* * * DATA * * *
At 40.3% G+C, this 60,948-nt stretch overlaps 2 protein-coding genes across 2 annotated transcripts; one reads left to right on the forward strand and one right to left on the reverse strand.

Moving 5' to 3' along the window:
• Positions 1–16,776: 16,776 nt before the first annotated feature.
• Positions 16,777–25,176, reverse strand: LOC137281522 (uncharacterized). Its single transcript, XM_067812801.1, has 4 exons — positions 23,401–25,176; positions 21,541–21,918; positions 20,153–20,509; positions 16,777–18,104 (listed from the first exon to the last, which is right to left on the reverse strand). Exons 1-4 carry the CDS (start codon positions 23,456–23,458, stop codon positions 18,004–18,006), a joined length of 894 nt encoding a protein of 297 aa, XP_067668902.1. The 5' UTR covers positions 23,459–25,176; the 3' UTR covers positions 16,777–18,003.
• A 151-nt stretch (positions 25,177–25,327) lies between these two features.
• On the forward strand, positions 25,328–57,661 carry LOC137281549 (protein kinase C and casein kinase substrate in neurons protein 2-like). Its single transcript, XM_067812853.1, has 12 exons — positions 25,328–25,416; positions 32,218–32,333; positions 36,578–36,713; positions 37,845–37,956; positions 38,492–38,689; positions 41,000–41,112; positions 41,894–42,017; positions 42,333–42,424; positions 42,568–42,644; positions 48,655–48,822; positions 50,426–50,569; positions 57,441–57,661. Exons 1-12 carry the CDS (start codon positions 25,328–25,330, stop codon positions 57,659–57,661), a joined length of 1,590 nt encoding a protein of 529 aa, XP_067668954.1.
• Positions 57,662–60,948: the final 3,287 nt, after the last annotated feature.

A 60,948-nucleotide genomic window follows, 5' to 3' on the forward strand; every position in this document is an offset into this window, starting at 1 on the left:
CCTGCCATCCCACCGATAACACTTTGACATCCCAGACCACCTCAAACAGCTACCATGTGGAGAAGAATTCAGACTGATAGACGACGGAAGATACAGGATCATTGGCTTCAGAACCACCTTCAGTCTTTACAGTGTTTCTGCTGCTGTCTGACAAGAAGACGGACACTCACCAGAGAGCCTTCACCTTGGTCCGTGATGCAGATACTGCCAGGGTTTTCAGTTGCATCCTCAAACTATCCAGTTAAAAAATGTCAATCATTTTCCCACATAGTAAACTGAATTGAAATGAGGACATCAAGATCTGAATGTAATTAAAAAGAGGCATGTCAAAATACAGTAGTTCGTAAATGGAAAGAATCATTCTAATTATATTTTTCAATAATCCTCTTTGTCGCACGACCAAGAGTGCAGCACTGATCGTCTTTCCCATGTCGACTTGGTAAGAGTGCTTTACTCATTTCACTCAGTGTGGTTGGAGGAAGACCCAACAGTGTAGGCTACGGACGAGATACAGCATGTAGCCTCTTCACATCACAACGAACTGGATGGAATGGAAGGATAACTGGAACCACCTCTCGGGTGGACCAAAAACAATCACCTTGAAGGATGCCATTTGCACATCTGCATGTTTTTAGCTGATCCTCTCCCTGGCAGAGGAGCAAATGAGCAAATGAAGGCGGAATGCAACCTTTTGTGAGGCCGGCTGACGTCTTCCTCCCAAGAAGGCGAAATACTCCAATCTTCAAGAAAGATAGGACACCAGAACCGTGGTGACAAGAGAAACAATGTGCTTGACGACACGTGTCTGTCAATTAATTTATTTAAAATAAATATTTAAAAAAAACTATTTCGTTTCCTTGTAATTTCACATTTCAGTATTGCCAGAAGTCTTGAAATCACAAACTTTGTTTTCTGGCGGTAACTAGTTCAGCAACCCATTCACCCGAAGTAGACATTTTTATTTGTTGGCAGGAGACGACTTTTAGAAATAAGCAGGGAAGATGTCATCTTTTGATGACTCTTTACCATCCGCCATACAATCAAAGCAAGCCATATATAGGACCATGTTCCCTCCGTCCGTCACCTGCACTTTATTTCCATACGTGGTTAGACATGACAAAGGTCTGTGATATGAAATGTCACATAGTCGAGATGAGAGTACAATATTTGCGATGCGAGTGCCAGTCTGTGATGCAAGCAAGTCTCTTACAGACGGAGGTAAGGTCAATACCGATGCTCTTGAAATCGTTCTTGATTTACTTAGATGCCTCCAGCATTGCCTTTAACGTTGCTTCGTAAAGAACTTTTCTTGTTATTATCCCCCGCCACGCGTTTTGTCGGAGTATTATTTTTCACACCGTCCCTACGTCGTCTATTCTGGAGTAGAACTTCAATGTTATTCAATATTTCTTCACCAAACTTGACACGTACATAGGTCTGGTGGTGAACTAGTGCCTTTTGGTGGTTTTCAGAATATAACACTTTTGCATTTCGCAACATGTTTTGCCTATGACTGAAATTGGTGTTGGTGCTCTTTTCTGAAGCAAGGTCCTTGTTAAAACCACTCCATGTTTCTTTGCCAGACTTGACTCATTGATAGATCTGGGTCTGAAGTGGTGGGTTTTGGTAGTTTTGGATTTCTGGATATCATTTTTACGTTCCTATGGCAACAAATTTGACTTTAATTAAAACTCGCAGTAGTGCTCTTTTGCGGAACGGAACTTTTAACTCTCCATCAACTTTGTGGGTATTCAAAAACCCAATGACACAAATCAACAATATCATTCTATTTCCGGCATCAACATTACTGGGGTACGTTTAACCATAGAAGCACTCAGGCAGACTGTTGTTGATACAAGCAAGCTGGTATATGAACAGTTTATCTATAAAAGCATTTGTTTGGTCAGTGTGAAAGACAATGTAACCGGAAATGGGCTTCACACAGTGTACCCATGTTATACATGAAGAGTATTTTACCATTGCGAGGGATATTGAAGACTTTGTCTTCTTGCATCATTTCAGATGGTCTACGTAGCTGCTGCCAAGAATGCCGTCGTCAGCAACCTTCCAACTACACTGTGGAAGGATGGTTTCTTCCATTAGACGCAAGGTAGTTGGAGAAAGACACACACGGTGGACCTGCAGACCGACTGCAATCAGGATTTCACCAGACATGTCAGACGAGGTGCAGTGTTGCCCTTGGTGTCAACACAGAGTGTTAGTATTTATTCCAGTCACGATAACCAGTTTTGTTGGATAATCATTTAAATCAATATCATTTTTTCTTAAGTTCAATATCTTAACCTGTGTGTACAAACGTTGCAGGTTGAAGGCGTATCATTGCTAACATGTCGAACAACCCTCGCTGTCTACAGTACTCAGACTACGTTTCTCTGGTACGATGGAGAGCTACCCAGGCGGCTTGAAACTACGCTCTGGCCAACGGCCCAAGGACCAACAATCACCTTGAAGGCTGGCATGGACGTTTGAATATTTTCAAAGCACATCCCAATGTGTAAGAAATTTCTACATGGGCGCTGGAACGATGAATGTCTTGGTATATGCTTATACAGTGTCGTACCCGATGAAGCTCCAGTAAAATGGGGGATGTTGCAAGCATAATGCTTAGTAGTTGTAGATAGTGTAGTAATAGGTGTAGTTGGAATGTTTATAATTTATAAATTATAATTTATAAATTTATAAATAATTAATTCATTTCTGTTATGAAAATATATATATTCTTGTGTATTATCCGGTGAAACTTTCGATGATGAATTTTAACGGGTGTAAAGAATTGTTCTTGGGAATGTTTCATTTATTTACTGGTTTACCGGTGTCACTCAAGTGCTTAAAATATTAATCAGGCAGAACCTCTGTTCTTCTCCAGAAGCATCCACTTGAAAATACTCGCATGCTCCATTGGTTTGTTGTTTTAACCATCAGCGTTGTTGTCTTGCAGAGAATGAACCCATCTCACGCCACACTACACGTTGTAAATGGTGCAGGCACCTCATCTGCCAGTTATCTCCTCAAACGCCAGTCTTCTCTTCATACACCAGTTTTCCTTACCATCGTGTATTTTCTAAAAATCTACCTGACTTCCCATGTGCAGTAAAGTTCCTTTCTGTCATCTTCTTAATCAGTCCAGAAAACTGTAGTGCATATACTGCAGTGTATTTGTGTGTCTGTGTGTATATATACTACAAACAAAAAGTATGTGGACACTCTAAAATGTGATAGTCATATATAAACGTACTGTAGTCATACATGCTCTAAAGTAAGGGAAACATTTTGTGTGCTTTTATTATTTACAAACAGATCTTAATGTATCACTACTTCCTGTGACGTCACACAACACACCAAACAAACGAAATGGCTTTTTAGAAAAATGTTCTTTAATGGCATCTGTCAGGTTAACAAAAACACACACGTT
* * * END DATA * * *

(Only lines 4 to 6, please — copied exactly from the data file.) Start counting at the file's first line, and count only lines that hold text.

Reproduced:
• Positions 16,777–25,176, reverse strand: LOC137281522 (uncharacterized). Its single transcript, XM_067812801.1, has 4 exons — positions 23,401–25,176; positions 21,541–21,918; positions 20,153–20,509; positions 16,777–18,104 (listed from the first exon to the last, which is right to left on the reverse strand). Exons 1-4 carry the CDS (start codon positions 23,456–23,458, stop codon positions 18,004–18,006), a joined length of 894 nt encoding a protein of 297 aa, XP_067668902.1. The 5' UTR covers positions 23,459–25,176; the 3' UTR covers positions 16,777–18,003.
• A 151-nt stretch (positions 25,177–25,327) lies between these two features.
• On the forward strand, positions 25,328–57,661 carry LOC137281549 (protein kinase C and casein kinase substrate in neurons protein 2-like). Its single transcript, XM_067812853.1, has 12 exons — positions 25,328–25,416; positions 32,218–32,333; positions 36,578–36,713; positions 37,845–37,956; positions 38,492–38,689; positions 41,000–41,112; positions 41,894–42,017; positions 42,333–42,424; positions 42,568–42,644; positions 48,655–48,822; positions 50,426–50,569; positions 57,441–57,661. Exons 1-12 carry the CDS (start codon positions 25,328–25,330, stop codon positions 57,659–57,661), a joined length of 1,590 nt encoding a protein of 529 aa, XP_067668954.1.